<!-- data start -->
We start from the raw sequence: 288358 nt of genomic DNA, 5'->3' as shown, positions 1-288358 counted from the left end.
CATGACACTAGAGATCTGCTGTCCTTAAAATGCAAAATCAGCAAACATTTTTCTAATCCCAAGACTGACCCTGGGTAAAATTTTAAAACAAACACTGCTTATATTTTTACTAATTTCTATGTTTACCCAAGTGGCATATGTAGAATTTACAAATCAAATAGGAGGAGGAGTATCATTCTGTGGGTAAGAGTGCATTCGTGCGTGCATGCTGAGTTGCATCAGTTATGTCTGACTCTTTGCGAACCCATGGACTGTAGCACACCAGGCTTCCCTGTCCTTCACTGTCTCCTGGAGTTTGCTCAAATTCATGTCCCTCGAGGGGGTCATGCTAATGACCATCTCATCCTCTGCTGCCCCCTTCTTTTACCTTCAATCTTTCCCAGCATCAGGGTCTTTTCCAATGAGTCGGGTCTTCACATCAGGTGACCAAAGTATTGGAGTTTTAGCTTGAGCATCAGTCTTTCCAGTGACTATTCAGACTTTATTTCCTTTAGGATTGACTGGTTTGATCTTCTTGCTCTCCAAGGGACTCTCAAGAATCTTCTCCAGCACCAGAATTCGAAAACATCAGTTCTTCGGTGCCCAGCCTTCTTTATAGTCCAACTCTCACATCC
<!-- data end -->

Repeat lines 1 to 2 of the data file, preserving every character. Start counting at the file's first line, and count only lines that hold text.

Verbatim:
We start from the raw sequence: 288358 nt of genomic DNA, 5'->3' as shown, positions 1-288358 counted from the left end.
CATGACACTAGAGATCTGCTGTCCTTAAAATGCAAAATCAGCAAACATTTTTCTAATCCCAAGACTGACCCTGGGTAAAATTTTAAAACAAACACTGCTTATATTTTTACTAATTTCTATGTTTACCCAAGTGGCATATGTAGAATTTACAAATCAAATAGGAGGAGGAGTATCATTCTGTGGGTAAGAGTGCATTCGTGCGTGCATGCTGAGTTGCATCAGTTATGTCTGACTCTTTGCGAACCCATGGACTGTAGCACACCAGGCTTCCCTGTCCTTCACTGTCTCCTGGAGTTTGCTCAAATTCATGTCCCTCGAGGGGGTCATGCTAATGACCATCTCATCCTCTGCTGCCCCCTTCTTTTACCTTCAATCTTTCCCAGCATCAGGGTCTTTTCCAATGAGTCGGGTCTTCACATCAGGTGACCAAAGTATTGGAGTTTTAGCTTGAGCATCAGTCTTTCCAGTGACTATTCAGACTTTATTTCCTTTAGGATTGACTGGTTTGATCTTCTTGCTCTCCAAGGGACTCTCAAGAATCTTCTCCAGCACCAGAATTCGAAAACATCAGTTCTTCGGTGCCCAGCCTTCTTTATAGTCCAACTCTCACATCC